Terence Baker writes:
I thought your readers might be interested in my tale of getting to Harar from the Bale Mountains via the Wabe Shebelle gorge and river via the Sof Omar Caves and the tomb of Sheikh Hussein.
Breaking it into usable parts, rather than giving you an essay on my adventures:
i) From Robe/Goba – the road just a few miles east of Robe turns to dust, all the way to Sof Omar. There, someone on the side of the road flagged down my car (I was travelling with the excellent Zawdu Hailu from T Jazz Ethiopia (contact via British Addis Ababa resident Jerome Aubrey at firstname.lastname@example.org)) and demanded payment to the caves. It was not so expensive, but the “government fee” we knew did not exist other than in their pockets; throughout Ethiopia we heard about “government fees” and “association-fixed prices,” even if there never could be produced receipts or forms, which I always though associations loved. This is tiring when the “guide” produced does not speak English, but there you go. Sof Omar is a good site for Bristle-headed starling, Red-billed hornbill and Vervet monkey, and on the way there I saw White stork and Black-backed jackal.
ii) I used Hungarian company Gizi’s map of Ethiopia (www.gizimap.hu), which is detailed, but the only road that it looked possible to use to go north of Sof Omar was not the yellow one that goes between Ginir and Gure, but the thin red one that does go to those two towns but not directly, via Delo and Jara, where it was possible to eat lunch.
iii) Sheikh Hussein is a highlight. Basically, it consists of one tomb (as you know), with whitewash, inscribed Arabic sentences from the Quran painted black, low roofs and a large outer wall. Again, a few costs seemed to be plucked out of thin air. We paid 200 birr each for entry, 100 birr for a non-English speaking guide and 150 birr for a guard to stay up and look after us (which he did) when we slept in the one-storey government hut 200 metres south of the tomb. You need to bring your own sleeping bags and mats, but if was okay. Larger groups – when they come, which is rarely – can sleep in a school, with much the same arrangements but higher costs, one assumes. The children here were so excited to see us that they forgot they were twirling cut-throat razors as they came to see us. The only restaurant is at the far side of the village, has no name and has no cooking facilities apart from an open fire. Spaghetti with spicy meat sauce cost 35p, I calculated, and there is a small shop opposite that sold Harar beer and bottled water, which we bought so that our cook could cook with it. The tour of the tomb was wonderful, even if everything had to be translated. Several old men sat around outside, looking like Hollywood central casting characters for mujahedeen rebels; everyone was stoned on qat, and several bent over to eat pieces of grey gravel on the tomb floor. At the “restaurant” we met a couple of government officials from Addis Ababa who were there to look at the possibilities of providing electricity, gas and main-lines water to the village (there is none), and they said the extra “government” costs were fictitious. Still, none of that mattered, as costs are low, and the experience – sitting on low benches while bearded Muslims slowly got off their boxes on qat and hyenas moaned in the distance – memorable. Bring a torch!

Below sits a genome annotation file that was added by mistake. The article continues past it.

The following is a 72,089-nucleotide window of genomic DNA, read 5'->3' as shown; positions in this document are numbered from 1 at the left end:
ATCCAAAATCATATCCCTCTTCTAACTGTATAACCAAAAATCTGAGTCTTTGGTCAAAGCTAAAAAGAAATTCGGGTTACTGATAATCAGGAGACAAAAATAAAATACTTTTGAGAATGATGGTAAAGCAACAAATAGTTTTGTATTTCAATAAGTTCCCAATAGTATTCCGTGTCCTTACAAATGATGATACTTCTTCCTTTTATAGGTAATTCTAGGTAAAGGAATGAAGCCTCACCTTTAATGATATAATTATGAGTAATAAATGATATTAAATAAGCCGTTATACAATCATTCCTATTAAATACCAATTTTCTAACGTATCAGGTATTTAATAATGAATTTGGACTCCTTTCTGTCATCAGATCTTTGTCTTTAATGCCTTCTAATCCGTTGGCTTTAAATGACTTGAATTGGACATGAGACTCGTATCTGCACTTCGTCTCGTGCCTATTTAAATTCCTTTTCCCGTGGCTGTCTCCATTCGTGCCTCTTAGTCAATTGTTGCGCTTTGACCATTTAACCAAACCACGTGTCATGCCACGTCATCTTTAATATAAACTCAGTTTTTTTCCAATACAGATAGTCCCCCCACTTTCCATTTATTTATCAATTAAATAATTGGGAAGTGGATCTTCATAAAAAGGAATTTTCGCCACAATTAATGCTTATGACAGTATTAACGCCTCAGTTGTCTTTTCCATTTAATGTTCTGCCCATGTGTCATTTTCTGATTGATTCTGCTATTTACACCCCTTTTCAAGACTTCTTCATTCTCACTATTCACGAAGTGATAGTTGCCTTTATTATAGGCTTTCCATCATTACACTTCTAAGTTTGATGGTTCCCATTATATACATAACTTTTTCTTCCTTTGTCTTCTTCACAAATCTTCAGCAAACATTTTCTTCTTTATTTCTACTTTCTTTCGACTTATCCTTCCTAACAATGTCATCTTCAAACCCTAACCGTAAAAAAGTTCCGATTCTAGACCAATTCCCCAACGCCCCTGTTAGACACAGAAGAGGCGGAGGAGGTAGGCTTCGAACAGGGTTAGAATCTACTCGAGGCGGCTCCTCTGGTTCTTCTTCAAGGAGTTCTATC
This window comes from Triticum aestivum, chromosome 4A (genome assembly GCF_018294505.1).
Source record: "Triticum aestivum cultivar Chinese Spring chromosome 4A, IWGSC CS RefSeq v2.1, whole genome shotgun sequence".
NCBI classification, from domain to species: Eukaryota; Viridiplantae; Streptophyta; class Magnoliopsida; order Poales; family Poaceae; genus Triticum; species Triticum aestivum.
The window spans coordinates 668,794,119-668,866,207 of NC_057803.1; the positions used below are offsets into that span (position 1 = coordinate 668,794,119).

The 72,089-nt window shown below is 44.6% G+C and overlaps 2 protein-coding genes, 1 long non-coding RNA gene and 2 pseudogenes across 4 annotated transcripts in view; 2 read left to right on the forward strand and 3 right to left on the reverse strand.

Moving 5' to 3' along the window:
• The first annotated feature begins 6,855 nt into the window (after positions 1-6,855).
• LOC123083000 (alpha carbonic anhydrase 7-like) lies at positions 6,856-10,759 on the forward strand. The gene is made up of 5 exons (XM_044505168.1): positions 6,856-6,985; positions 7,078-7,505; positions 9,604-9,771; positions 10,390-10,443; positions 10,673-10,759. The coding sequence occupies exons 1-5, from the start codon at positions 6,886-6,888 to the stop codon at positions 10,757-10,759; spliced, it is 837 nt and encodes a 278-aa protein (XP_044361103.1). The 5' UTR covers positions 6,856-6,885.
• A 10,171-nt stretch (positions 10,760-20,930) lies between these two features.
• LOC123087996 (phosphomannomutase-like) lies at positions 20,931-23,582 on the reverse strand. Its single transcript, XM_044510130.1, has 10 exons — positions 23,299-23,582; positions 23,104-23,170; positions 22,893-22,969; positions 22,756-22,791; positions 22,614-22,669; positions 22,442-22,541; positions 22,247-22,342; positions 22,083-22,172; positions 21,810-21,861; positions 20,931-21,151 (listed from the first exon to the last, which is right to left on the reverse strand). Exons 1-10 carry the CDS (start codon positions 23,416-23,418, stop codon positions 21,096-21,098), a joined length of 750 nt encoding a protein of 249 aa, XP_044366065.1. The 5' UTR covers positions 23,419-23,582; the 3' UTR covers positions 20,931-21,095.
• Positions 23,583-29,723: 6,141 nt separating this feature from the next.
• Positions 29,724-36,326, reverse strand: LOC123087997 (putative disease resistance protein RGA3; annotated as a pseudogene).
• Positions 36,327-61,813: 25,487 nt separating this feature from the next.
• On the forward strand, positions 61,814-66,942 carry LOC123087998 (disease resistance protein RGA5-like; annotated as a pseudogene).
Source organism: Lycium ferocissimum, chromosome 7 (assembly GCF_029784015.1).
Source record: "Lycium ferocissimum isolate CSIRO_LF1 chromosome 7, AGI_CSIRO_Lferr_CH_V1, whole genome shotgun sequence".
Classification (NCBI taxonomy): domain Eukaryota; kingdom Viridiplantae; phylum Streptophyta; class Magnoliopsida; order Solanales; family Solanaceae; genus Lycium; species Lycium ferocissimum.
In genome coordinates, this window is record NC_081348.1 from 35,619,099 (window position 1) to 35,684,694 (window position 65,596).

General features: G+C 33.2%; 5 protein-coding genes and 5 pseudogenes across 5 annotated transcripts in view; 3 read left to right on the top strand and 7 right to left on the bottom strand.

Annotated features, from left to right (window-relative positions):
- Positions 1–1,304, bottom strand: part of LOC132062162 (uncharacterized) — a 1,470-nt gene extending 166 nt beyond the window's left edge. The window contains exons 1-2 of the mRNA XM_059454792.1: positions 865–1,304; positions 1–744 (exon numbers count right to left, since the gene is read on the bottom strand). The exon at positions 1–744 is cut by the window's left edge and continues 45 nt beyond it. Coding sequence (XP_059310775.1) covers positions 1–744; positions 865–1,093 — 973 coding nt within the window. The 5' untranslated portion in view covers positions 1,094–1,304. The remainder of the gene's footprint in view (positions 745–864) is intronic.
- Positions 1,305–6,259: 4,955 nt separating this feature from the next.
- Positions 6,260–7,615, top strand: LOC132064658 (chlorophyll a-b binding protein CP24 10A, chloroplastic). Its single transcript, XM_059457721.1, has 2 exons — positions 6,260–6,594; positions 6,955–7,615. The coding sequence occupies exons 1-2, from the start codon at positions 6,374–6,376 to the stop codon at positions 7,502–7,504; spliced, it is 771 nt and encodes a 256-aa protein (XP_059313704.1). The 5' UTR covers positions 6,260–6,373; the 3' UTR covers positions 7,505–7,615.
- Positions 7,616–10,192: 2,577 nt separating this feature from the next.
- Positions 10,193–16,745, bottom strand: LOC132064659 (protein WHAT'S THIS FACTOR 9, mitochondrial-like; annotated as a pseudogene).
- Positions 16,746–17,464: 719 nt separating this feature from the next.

iv) The road north of Sheikh Hussein is not to be done in the rainy season. We were there in early April, and Zawdu said he would not have wanted to drive that route much after that month – actually, he said ever again if he did not have another vehicle with him in a convoy. The road is fine. Gravel. But for about 150 kilometres between Sheikh Hussein and Micheta, we saw only two boys shepherding camels. There is nothing. It is beautiful, and standing beside the Wabe Shebelle river, which flows into Somalia, and driving along the sides and across the stunning Wabe Shebelle canyon is every bit as wonderful as my trips to the Grand Canyon in Arizona and Waimea Canyon in Kauai. But suffer a breakdown, and help is probably three days away. The road is a little narrow in places, large rocks testament to landslides. I was very happy I got through unscathed, but I could see the dangers of taking that route. It was the only place in Ethiopia where I did not see at least one person somewhere. No villages, no nothing, just a Salt’s dik-dik that was not shy in the least.
v) The road remains dust after it starts to become populated at Micheta. The towns of Mechara, Gelemso and Bedesa are very busy, and this was the most we heard the shouts of “you!” and “farangi!” on our trip. Perhaps because fewer people come that way. When you reach Asbe Teferi, the road becomes asphalt.